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Breaking the overtired cycle

(6 Posts)
firstgo1984 Wed 31-May-17 08:49:24

My 3rd thread about sleep! Sorry everyone, but advice is appreciated!
For those that haven't read the other 2, my LO is nearly 7 months old.
He used to have a lovely 3 nap schedule, with 2 long naps and a cat nap at the end of the day, 7.30pm bedtime with a 5.30 to 6am wake up.
He was getting 9.5 to 10 hours sleep overnight and 3.5 to 4 in the daytime, so 13 to 14 hours per day.

For some reason he started taking short naps and refusing his third, I thought he was trying to transition to 2 naps and probably then kept him awake too long, causing him to get more overtired!

I have been logging his sleep for just over 2 weeks and during the first week he averaged 12 hours per day, 12.5 in the second week and the last few days have been a bit variable (anything from 11 to 14 hours per day).

He has been waking early in the morning during this time and usually falling asleep easily on me, but not in his cot. His first nap of the day 2.5 hours after waking up has been around 1.5 hours for the last week or so, but then the rest of the day he cat naps, leading to a variable bedtime.

Do you think I am right in thinking that the overtiredness built up over the last few weeks is the likely cause of the shorter, more challenging naps as the day progresses?

I have been trying to get him asleep 90 mins after a 30 min nap over the last few days on the advice of FATEdestiny. If I keep ding this for the next few days, combined with a slightly early bedtime if needed, do you think that is a good strategy for now?

FATEdestiny Wed 31-May-17 09:17:03

Short naps themselves dont automatically mean baby is over tired. But short, infrequent nap will lead to it. If you recognise baby is having short naps so are flexible with your days to allow for more naps, that is how you avoid baby being over tired.

It's just acknowledging that making baby over tired by stretching awake time too far is unlikely to give you longer naps. It happens the other way around in my experience - naps get longer so then awake time increases. Not short naps, so I'll increase awake time to make them longer. If you are see what I mean?

Best way to lengthen naps - sleep in something that moves and when baby first leaves a deep sleep into a light sleep phase (but before fully waking up), try to lull back to a deep sleep with movement.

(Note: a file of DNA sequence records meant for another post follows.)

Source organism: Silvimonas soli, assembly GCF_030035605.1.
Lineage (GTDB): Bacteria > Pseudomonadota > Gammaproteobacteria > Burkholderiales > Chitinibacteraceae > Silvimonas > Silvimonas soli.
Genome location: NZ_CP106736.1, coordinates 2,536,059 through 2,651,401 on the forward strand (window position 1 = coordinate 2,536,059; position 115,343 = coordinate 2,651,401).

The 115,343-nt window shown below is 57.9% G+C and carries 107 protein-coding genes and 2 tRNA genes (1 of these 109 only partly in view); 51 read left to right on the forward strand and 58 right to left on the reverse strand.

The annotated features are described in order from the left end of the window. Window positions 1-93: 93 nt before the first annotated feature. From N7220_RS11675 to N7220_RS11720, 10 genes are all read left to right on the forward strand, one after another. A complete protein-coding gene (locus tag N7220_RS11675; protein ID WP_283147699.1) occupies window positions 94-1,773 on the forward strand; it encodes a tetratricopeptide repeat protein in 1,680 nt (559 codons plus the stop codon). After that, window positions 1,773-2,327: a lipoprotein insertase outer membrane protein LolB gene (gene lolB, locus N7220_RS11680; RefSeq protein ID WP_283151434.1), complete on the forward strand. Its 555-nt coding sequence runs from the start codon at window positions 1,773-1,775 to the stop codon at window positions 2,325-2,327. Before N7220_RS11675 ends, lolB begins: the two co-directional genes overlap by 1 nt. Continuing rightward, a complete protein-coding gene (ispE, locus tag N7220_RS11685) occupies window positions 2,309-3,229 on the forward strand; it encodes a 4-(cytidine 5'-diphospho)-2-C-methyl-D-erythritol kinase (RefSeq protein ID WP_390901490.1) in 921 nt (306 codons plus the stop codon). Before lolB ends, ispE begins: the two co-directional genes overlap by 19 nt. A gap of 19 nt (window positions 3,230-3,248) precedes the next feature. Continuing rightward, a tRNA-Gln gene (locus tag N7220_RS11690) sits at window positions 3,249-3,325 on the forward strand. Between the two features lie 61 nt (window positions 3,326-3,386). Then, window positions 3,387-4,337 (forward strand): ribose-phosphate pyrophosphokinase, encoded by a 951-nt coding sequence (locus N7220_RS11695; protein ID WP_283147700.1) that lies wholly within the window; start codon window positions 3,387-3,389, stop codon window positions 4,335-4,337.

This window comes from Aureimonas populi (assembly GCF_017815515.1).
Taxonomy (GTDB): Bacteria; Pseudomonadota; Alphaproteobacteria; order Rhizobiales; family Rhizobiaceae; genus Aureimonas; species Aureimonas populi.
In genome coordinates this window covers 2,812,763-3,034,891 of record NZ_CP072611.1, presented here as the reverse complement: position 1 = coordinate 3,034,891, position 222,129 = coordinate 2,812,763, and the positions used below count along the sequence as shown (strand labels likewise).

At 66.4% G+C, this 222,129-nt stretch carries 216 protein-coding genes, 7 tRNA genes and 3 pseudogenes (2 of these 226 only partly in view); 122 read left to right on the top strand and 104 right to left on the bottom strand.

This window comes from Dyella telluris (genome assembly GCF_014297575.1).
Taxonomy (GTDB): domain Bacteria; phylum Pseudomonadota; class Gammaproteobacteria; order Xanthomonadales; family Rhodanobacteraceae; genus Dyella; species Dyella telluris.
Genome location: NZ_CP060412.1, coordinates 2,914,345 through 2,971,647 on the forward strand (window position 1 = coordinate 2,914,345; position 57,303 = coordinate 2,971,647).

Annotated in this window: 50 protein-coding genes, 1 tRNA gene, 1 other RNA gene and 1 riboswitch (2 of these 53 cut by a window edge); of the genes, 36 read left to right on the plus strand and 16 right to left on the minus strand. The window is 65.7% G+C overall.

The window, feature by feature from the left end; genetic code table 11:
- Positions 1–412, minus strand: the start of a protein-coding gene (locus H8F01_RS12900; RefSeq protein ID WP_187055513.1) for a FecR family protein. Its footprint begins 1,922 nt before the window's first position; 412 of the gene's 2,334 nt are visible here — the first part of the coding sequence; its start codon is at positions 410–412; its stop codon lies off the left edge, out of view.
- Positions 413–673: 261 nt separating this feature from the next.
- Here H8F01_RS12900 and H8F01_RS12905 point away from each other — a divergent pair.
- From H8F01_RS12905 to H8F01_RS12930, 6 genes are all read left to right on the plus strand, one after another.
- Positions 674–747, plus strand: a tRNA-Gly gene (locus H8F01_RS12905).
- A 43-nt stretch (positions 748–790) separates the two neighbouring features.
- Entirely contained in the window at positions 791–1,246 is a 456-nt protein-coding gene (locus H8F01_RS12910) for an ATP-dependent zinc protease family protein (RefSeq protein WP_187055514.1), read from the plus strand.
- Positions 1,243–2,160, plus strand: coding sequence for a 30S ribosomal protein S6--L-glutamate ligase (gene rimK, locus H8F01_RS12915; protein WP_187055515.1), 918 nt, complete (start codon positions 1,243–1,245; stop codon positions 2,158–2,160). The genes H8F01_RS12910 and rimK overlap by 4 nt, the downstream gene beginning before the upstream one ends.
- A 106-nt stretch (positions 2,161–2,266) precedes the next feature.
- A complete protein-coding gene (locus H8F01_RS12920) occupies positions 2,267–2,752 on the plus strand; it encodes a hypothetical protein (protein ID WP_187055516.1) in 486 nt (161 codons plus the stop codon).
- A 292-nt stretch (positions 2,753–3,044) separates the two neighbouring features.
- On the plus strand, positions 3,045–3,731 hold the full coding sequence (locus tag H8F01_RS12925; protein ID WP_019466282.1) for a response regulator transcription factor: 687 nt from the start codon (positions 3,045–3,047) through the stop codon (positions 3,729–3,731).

There are other methods to extend naps. "Wake to sleep" for example. Slightly disturb baby just before the end of a sleep cycle and resettle back to a sleep to skip out the light sleeping phase.

It insert dummy / nipple / usual settling method quickly as soon as you notice baby leaving the deep sleep phase.

The idea is you try to resettle every nap. Initially most times it won't work - so you have less awake time to next nap (to avoid getting over tired). But occassionally it will work. The instances it does work should get more frequent until a resettle isn't needed, baby learns to stay asleep between sleep cycles without any intervention.

firstgo1984 Wed 31-May-17 09:41:10

Thanks FATEdestiny
What method would you suggest for a baby that used to sleep 2 long naps a day, so I know he knows how to get through into a second sleep cycle. I am just not sure why he stopped doing it! Do you think wake to sleep could help in this circumstance?

He woke at 5am (yawn) today so then had a nap from 7.30 - 9am
I will attempt wake to sleep during his next nap. He usually wakes on the dot of 30 minutes for a short one. So I will go in shortly before this and see if I can rouse him gently and get him into the next phase.
I used wake to sleep to successfully get rid of an habitual night waking at 4.10 on the dot!

I guess I have nothing to lose.. if it doesn't work then I can just do a couple more 30 minute naps to see us through the rest of the day.

FATEdestiny Wed 31-May-17 10:22:59

Most newborns sleep longer stretches. Not unusual to get 2h plus naps from younger baby, for example. Then then as tgey get older they lose this ability.

A young baby sleeping long stretches doesn't mean the baby is linking sleep cycles. Developmentally babies are not born sleeping in cycles. They are born with passive sleep, so stay asleep passively until a need isn't met.

As they get older their sleep matures and develops into cycles. That's when shorter naps start. Even though they were previously sleeping longer chunks.

firstgo1984 Wed 31-May-17 12:13:19

The longer naps developed slowly by themselves when he was around 5 and a half months after being a catnapper for the previous few months, so I think he probably has linked sleep cycles.

I will give wake to sleep a go anyway and see what happens!

firstgo1984 Wed 31-May-17 13:40:02

1st attempt at wake to sleep resulted in a nap of 1 hour 10 minutes! Much improved on the 30 mins I had been getting!

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